Zarif Attends Syria Peace Talks in Vienna

Zarif Attends Syria Peace Talks in ViennaZarif Attends Syria Peace Talks in Vienna

Foreign Minister Mohammad Javad Zarif is to attend a fresh round of Syria peace talks today in Vienna.

The meeting brings together representatives from the US, Russia, China, regional and European powers, as well as the Syrian government and opposition groups.

Zarif’s deputies will accompany him in the peace conference, which will be co-chaired by US Secretary of State John Kerry and his Russian counterpart Sergey Lavrov, IRNA reported on Monday.

It is the latest of several meetings held since late September last year, aimed at settling a five-year-old civil war in Syria, which has killed hundreds of thousands of people, created the world’s worst refugee crisis and allowed for the rise of the self-styled Islamic State terrorist group.

Forces loyal to President Bashar al-Assad supported by Iran and Russia have been fighting a patchwork of armed groups that are seeking to dislodge him with the backing of Saudi Arabia, Turkey and western states.

The 17 countries and three international bodies involved in the discussions, known as the International Syria Support Group, agreed in a November meeting on a roadmap outlining a peace process that envisaged a ceasefire, talks between the Syrian government and opposition and a roughly two-year timeline to establish a unity government and hold elections.

  Aiming to Bolster Ceasefire

The US State Department has said the talks will focus on bolstering the cessation of hostilities, ensuring access to humanitarian aid for all Syrians and accelerating the process of the political transition.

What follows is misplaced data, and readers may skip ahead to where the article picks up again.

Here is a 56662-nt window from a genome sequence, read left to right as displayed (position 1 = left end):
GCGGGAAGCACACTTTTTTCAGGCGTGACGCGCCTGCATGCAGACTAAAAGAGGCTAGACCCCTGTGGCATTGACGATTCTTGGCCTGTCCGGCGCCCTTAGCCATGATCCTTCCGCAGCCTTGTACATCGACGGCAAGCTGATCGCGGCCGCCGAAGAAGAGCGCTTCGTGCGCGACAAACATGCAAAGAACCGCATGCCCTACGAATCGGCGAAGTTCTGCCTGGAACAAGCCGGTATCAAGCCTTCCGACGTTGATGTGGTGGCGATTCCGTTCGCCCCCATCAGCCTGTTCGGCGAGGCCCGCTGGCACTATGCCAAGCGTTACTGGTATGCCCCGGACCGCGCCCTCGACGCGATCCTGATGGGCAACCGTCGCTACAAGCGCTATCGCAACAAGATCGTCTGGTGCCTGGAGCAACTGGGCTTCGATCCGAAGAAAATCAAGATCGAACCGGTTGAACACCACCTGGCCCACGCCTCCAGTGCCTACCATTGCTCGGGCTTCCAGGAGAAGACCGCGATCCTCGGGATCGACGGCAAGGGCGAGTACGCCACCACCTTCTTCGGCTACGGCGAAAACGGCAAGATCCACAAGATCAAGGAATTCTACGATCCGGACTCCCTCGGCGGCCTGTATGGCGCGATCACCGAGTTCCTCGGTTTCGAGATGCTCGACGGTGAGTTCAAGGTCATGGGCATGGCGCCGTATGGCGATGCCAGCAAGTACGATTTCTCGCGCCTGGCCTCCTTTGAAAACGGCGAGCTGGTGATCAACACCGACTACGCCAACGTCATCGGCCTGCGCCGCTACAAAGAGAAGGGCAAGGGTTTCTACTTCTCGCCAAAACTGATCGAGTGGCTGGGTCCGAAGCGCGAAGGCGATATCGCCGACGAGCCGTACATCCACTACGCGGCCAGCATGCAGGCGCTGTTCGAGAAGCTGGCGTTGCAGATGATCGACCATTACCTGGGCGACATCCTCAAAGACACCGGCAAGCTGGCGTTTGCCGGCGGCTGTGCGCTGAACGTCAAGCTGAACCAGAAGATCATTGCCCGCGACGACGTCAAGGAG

A “cessation of hostilities” in place since late February has been strained to breaking point by frequent violations, which each side blames on the other.

The talks do not include IS or Al-Qaeda-linked groups.

Earlier this month, the United States and Russia brokered a separate truce in the city of Aleppo, where fighting has recently escalated.

The increasingly shaky cessation of hostilities has slowed aid delivery to Syrians.

A document recently released to reporters from the UN Inter-Agency Humanitarian Operations showed that in April there had only been four aid operations and only 0.8% of people in besieged areas had been reached, Reuters reported.

In comparison, during March, some 19 operations reached about 21% of people in those areas.

Kerry said in a meeting with Saudi Arabia’s King Salman in Jeddah on Sunday that he hopes to strengthen the “cessation of hostilities” agreement between Syrian government forces and rebels, and to increase humanitarian aid deliveries to besieged areas.

He said he would try “to make sure that we can get this cessation better footed and, frankly, better observed and implemented throughout the country.”

Lavrov and Zarif also discussed today’s meeting and the implementation of the ceasefire in a phone call a week ago.

“It was stressed that during the planned meeting of [the ISSG], the primary focus should be ... the fight against IS and Al-Nusra and stopping their supply channels from abroad,” the Russian Foreign Ministry said.

Arab diplomats say Saudi Arabia sees the US support for the militants as inadequate and fears that Washington may abandon their shared stance that Assad must leave power as part of any negotiated political deal.

Syria’s main opposition group, the High Negotiations Council, told Reuters last month that it would be willing to share equally a transitional council with the government, but repeated its rejection of a role for Assad.